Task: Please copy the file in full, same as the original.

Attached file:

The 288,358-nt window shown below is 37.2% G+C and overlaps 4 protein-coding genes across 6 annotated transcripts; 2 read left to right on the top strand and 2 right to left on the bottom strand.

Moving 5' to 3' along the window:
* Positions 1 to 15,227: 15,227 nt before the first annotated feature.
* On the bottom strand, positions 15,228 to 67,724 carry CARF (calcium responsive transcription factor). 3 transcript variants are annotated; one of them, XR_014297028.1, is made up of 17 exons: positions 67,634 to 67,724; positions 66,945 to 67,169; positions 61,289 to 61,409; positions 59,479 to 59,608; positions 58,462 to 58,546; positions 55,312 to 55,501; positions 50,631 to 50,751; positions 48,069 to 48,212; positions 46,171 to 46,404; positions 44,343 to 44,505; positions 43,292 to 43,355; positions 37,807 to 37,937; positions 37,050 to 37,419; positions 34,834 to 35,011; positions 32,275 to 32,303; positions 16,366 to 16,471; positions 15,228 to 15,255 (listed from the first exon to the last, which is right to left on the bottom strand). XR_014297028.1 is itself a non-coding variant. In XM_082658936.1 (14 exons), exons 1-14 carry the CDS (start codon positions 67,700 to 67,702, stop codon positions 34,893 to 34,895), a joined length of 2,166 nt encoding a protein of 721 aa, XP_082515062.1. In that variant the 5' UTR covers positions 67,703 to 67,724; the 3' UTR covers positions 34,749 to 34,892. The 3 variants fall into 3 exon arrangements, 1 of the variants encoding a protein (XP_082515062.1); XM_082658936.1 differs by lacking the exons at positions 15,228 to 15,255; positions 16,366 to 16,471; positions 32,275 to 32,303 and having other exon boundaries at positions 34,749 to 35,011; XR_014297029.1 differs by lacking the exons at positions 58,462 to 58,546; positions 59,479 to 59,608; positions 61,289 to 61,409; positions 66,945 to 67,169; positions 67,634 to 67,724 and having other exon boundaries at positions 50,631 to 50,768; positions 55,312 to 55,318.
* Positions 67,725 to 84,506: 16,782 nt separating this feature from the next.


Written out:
The 288,358-nt window shown below is 37.2% G+C and overlaps 4 protein-coding genes across 6 annotated transcripts; 2 read left to right on the top strand and 2 right to left on the bottom strand.

Moving 5' to 3' along the window:
* Positions 1 to 15,227: 15,227 nt before the first annotated feature.
* On the bottom strand, positions 15,228 to 67,724 carry CARF (calcium responsive transcription factor). 3 transcript variants are annotated; one of them, XR_014297028.1, is made up of 17 exons: positions 67,634 to 67,724; positions 66,945 to 67,169; positions 61,289 to 61,409; positions 59,479 to 59,608; positions 58,462 to 58,546; positions 55,312 to 55,501; positions 50,631 to 50,751; positions 48,069 to 48,212; positions 46,171 to 46,404; positions 44,343 to 44,505; positions 43,292 to 43,355; positions 37,807 to 37,937; positions 37,050 to 37,419; positions 34,834 to 35,011; positions 32,275 to 32,303; positions 16,366 to 16,471; positions 15,228 to 15,255 (listed from the first exon to the last, which is right to left on the bottom strand). XR_014297028.1 is itself a non-coding variant. In XM_082658936.1 (14 exons), exons 1-14 carry the CDS (start codon positions 67,700 to 67,702, stop codon positions 34,893 to 34,895), a joined length of 2,166 nt encoding a protein of 721 aa, XP_082515062.1. In that variant the 5' UTR covers positions 67,703 to 67,724; the 3' UTR covers positions 34,749 to 34,892. The 3 variants fall into 3 exon arrangements, 1 of the variants encoding a protein (XP_082515062.1); XM_082658936.1 differs by lacking the exons at positions 15,228 to 15,255; positions 16,366 to 16,471; positions 32,275 to 32,303 and having other exon boundaries at positions 34,749 to 35,011; XR_014297029.1 differs by lacking the exons at positions 58,462 to 58,546; positions 59,479 to 59,608; positions 61,289 to 61,409; positions 66,945 to 67,169; positions 67,634 to 67,724 and having other exon boundaries at positions 50,631 to 50,768; positions 55,312 to 55,318.
* Positions 67,725 to 84,506: 16,782 nt separating this feature from the next.